Home 2020 Elections NY Times’ Nate Cohn Misstates/Skews Virginia’s Experience to Argue Laws Protecting Voting...

NY Times’ Nate Cohn Misstates/Skews Virginia’s Experience to Argue Laws Protecting Voting Rights “don’t necessarily have the existential stakes that folks on both sides of the aisle seem to assume”

In fact, Virginia turnout in 2020 was way up, with early voting massively surging, and that's all BEFORE the Voting Rights Act of Virginia was signed into law just this week.

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Having fallen prey to the Trump cult, including wild lies about supposed irregularities with the 2020 election (of which there were essentially zero, in fact), Republicans across the country are currently in an all-out push to *restrict* people’s – particularly Black and Hispanic people’s – right to vote. Of course, there are many Republican lawmakers who, presumably, know that all the talk about “Dominion voting machines,” “voter fraud,” etc. are completely false/baseless/lies. So why are they pushing to pass laws to address a seemingly non-existent problem? At least two reasons spring to mind: 1) because many Republicans know that they are less likely to win elections if most Americans vote; and 2) because they are terrified of their “base,” as well as of right-wing media, and are pandering to them and/or trying to pacify them. No matter what the motivations, though, what Republicans are doing right now is blatantly anti-democracy, un-American, racist and just flat-out wrong.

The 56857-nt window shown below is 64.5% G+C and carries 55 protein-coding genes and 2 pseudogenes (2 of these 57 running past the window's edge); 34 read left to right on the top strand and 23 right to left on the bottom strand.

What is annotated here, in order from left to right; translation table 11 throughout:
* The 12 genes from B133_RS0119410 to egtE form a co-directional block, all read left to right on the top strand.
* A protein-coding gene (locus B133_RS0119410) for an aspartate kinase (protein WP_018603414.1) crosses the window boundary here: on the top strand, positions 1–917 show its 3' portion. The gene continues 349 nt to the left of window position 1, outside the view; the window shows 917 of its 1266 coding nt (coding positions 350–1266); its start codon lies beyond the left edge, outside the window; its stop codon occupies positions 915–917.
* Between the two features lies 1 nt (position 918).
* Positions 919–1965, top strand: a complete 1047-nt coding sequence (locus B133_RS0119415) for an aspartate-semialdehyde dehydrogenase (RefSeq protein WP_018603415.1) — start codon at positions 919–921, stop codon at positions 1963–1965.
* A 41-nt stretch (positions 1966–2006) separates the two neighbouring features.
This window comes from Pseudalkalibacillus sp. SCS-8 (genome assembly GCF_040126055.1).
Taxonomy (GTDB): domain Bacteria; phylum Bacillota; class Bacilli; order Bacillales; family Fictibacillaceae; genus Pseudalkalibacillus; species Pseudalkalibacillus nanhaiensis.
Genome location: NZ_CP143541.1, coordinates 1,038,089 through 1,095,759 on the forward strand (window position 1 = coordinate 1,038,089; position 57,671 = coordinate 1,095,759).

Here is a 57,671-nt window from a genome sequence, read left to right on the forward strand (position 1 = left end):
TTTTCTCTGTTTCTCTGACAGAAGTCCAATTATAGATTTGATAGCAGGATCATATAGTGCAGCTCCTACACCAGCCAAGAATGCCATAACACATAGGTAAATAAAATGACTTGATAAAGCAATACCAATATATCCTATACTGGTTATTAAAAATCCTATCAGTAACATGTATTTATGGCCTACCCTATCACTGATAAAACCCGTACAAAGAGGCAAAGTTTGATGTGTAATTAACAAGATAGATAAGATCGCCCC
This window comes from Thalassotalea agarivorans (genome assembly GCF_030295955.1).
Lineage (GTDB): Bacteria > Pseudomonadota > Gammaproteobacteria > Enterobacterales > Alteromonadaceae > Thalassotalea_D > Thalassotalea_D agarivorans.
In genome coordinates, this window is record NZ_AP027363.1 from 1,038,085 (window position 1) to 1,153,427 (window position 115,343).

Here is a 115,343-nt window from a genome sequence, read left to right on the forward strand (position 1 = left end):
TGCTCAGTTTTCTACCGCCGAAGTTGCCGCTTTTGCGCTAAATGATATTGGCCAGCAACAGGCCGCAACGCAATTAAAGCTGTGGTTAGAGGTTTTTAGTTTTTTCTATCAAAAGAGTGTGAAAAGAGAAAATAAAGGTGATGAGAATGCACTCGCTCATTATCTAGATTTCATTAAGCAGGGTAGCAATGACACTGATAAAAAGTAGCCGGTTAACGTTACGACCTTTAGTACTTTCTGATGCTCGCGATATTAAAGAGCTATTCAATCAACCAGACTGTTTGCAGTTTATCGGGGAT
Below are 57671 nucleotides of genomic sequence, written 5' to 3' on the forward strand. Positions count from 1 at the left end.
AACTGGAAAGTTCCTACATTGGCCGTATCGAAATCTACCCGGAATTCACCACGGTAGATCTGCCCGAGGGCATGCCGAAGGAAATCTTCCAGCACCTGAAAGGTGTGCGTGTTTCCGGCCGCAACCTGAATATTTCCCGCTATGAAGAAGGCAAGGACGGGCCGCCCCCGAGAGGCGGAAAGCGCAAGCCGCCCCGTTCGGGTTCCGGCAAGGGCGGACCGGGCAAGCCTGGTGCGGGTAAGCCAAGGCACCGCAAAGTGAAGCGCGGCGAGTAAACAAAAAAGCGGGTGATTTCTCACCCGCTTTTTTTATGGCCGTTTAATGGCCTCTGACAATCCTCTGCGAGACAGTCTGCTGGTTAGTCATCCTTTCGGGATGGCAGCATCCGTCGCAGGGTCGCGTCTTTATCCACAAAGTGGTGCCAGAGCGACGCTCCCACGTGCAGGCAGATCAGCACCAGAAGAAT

Here in Virginia, of course, with Democrats in charge, we’ve moved to *expand* people’s access to and ease of voting. Thus, today’s NY Times article, Virginia, the Old Confederacy’s Heart, Becomes a Voting Rights Bastion, which explains:

Alone among the states of the former Confederacy, Virginia has become a voting rights bastion, increasingly encouraging its citizens — especially people of color — to exercise their democratic rights. In the last 14 months, the state’s Democratic-controlled General Assembly and Mr. Northam have together repealed the state’s voter ID law, enacted 45 days of no-excuse absentee voting, made Election Day a state holiday and enacted automatic voter registration for anyone who receives a Virginia driver’s license.

Virginia, which for nearly 50 years had to submit changes to its elections to the federal government for approval under the Voting Rights Act’s preclearance requirements, has now effectively imposed the same covenants on itself, an extraordinary step for a state with a long history of segregation and racially targeted voting laws.

Amazing. And the results? Check this out!

Once Democrats took full control of state government last year, one of the first bills they passed created one of the longest early-voting periods in the country — a 45-day window for no-excuse absentee voting, in which people can vote remotely without having to provide a rationale. More than 2.8 million Virginians voted early in the 2020 election, nearly five times as many as did so in 2016.

Of course, the COVID-19 pandemic – as well as the burning desire to defeat Trump – was also a major motivation for voting-by-mail in November 2020. But still, it’s clear that making it a lot easier to vote early, without having to come up with an excuse, was a major factor in the surge we saw.  And that’s a very, very good thing, no matter what Virginia Republicans try to (falsely) claim about “voter fraud” or whatever bull****.

Anyway, following the NY Times article on Virginia becoming a voting rights bastion in the “old Confederacy’s heart,” one of that paper’s top political/elections reporters – Nate Cohn – this morning tweeted in response that, actually (in his view):